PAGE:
A Trip to Japan - Meetings with Remarkable Men # 5 -
by Master "K"
Ah, the youth culture of Japan!
Whether it's grammar school
children parading adorably 2 by 2
or the slightly older set overrunning
Harajuku every Sunday, they're
a force to be reckoned with in Japan.
Harajuku refers to the famous area around Tokyo's Harajuku train station which is the neighborhood center of Japan's most extreme expressions of teenage culture and fashion. The focal point is Takeshita Street and the side streets that surround it which are lined with many trendy shops, fashion boutiques, electronics stores, used clothing stores, crepe stands and fast food outlets geared towards trend conscious teens.
On Sunday the scene is alive with seemingly thousands of people all under 21 engaging in cosplay (costume play) or other outrageous displays of acquired taste.
Up to now my trip to Japan has been taken up with the traditional, including visiting many of the city's stunning historical sites and, most importantly, enjoying the extraordinary opportunity of meeting, observing and even being taught by some of the greatest kinbaku masters of the last 50 years: the justly famous Nureki Chimuo and Yukimura Haruki and the lesser known Urado Hiroshi, each legends in their own right.
However, thanks to the kindness of friends, as the second half of my stay in Tokyo began, the unexpected opportunity arose to meet with two of the most well known and accomplished kinbaku practitioners of the younger generation: Akira Naka and Arisue Go. Needles to say, I jumped at the chance.
Of course, when I write, "of the younger generation" I must quickly add "relatively speaking." After all, Nureki sensei and Urado sensei are well into their 80's which means the 50 (ish) Naka and Arisue are "spring chickens" by comparison! At the same time, these gifted bakushi are not mere flashes in the pan, traveling restlessly putting on stage shows in an attempt to raise their reps and make ends meet. Instead, each has decades of experience behind them and solid credentials in publishing, performance and film that would be the envy of most professional rope practitioners. And while many of the best talents are often low profile (the brilliant Kanna comes quickly to mind), of the more visible kinbaku masters, these pros are perhaps the most well known in Japan.
I heard Akira Naka before I met him thanks to his distinctive, infectious and
but Naka had long been a fan of Japan's extraordinary tattoo masters when he had the work done in his thirties after his respected and revered father, who might have objected, had passed away.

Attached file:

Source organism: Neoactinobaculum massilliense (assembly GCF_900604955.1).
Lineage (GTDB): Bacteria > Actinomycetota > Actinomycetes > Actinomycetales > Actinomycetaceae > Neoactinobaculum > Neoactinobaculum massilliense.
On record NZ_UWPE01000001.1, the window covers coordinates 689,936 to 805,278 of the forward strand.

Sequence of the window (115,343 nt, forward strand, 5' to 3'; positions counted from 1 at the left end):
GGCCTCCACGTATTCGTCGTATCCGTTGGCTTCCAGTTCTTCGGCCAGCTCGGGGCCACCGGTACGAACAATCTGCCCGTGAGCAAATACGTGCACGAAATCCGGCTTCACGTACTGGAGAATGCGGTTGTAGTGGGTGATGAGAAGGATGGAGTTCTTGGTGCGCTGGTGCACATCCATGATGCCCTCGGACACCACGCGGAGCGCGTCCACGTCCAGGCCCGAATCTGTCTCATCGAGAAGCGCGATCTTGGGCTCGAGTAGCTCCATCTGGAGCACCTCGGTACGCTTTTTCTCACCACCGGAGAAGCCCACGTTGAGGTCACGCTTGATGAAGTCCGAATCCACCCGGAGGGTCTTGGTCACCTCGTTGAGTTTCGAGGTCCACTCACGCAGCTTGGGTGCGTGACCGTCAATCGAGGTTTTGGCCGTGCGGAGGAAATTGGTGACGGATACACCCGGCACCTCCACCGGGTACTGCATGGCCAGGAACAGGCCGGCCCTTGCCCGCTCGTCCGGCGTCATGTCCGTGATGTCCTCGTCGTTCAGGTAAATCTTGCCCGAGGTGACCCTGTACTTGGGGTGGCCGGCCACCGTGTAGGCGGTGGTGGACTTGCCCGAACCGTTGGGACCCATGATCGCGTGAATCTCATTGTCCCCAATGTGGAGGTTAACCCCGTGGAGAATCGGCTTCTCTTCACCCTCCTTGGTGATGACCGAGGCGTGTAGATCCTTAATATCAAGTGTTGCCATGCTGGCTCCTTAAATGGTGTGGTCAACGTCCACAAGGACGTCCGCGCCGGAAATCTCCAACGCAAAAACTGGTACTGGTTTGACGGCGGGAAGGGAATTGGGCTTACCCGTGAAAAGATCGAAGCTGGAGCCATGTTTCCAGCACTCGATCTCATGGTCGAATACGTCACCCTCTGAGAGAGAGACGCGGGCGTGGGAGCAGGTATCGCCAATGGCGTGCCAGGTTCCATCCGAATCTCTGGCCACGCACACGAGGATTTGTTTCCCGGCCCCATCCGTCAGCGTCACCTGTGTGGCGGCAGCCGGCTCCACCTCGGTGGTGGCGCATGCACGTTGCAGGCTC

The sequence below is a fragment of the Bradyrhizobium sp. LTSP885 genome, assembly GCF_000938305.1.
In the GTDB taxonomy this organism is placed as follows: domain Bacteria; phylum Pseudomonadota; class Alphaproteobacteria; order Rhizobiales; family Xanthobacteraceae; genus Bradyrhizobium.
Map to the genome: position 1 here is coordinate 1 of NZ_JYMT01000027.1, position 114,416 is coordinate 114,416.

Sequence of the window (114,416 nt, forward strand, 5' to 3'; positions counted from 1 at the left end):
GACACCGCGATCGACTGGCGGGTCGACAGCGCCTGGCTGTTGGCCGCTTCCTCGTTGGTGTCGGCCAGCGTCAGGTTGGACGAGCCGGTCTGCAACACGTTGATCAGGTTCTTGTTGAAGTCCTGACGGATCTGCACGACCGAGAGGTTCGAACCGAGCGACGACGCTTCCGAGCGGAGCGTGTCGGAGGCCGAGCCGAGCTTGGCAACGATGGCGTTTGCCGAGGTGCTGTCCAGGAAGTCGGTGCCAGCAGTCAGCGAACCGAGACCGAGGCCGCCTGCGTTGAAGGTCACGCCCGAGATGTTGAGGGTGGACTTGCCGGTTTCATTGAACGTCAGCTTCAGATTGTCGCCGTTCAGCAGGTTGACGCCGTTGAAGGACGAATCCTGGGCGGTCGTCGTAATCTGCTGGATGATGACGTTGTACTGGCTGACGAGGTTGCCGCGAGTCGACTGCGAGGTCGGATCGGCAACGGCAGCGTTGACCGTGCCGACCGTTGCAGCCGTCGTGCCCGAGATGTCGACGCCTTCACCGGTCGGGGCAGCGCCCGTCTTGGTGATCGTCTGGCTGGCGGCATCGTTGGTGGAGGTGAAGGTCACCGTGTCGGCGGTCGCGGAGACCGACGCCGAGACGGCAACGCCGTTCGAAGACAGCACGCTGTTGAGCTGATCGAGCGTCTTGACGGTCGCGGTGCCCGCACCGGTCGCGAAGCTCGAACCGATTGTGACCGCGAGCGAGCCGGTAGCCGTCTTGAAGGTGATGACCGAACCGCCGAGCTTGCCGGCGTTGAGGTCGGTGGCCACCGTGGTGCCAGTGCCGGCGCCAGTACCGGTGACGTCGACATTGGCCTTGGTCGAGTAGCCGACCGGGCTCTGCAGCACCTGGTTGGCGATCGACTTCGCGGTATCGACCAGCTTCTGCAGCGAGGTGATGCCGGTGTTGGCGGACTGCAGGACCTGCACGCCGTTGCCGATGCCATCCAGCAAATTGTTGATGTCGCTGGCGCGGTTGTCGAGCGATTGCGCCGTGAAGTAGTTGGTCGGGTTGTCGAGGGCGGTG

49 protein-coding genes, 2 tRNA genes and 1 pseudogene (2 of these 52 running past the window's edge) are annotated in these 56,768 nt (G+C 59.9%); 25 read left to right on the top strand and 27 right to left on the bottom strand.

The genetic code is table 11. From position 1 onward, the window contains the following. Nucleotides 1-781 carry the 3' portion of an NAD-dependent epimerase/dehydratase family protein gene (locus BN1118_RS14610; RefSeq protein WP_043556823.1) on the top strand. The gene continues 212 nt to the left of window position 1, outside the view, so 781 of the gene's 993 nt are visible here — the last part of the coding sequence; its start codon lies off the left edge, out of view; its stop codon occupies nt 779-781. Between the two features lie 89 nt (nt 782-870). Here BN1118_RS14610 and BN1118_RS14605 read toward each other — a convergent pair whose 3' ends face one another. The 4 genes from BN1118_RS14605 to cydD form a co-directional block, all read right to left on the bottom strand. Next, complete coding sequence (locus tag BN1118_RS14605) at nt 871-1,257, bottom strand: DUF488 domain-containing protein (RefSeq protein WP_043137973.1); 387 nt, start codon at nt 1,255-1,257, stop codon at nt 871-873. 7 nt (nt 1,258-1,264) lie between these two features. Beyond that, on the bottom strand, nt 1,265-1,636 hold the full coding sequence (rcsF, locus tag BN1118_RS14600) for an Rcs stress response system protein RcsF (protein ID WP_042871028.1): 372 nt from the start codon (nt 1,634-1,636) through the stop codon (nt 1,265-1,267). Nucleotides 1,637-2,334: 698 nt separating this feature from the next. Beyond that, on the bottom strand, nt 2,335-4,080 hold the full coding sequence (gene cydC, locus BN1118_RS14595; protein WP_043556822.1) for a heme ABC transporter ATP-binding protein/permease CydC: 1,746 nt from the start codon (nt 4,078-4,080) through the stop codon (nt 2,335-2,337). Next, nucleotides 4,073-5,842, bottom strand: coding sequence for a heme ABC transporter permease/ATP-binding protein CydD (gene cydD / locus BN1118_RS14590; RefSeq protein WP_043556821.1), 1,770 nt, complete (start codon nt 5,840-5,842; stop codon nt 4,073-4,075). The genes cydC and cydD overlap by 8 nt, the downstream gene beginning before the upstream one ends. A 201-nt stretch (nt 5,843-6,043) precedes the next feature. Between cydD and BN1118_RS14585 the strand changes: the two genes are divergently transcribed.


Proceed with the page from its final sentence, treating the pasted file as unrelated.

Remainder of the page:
always react naturally to the experience of being bound. This honesty is the only way a "pure expression" of emotion can be obtained from the model which is, of course, the only ultimate and honorable goal of kinbaku art photography.
I then confessed with embarrassment to "ripping him off" completely in my book by stealing one of his famous and distinctive "Rope Joy" ties; a complex table top binding that captures the model as if in a cage (The Beauty of Kinbaku - Photo Gallery, p. 3). He laughed heartily and replied, "Imitation is the sincerest form of flattery." Naka-san is a generous man.
This led to a discussion of Naka's beautiful style of kinbaku which, as most aficionado's know, was very much influenced by the great Nureki Chimuo. In fact, as Naka himself describes it, he was Nureki's lone "deshi" (disciple, follower, student) for many years and looking at Naka's rope is truly a window onto the great Nureki's most characteristic techniques. For instance, Naka, like Nureki, favors forceful ties and clean lines and when he does suspensions (which are often featured in his videos), they are usually done the traditional way, that is from several suspension points as opposed to the single point technique used in most SM shows. He doesn't use carabiners but limits himself to only the traditional, natural materials of bamboo and rope. He's also known as quite a favorite among the professional kinbaku models he employs. Not only is he polite, respectful and safe but his rope is said by his models to be "exceptionally stimulating." I realize there is much to learn from Naka-san!
I mentioned my visit with Nureki earlier in my stay and that I noticed the master seemed quite "temperamental" at times and wondered how that might have affected Naka as a student. Smiling shyly, Naka admits that Nureki sensei can be "difficult" but that he was his only deshi for two full years and admits that he wouldn't have a career without the valuable guidance of this venerable master. Very impressive. Despite his own success, Naka remains the devoted student: loyal, humble, appreciative and, most of all, respectful.
Naka then surprises me by saying how much he'd like to visit the US someday. My mind immediately begins to turn. Wouldn't it be wonderful if rope lovers back home could be exposed to some of the incredibly skillful bakushi I've met?! We agree to keep in touch.
Please join me next time as my "Trip to Japan - Meetings with Remarkable Men" series continues with the "younger generation" and I talk with well known bakushi Arisue Go!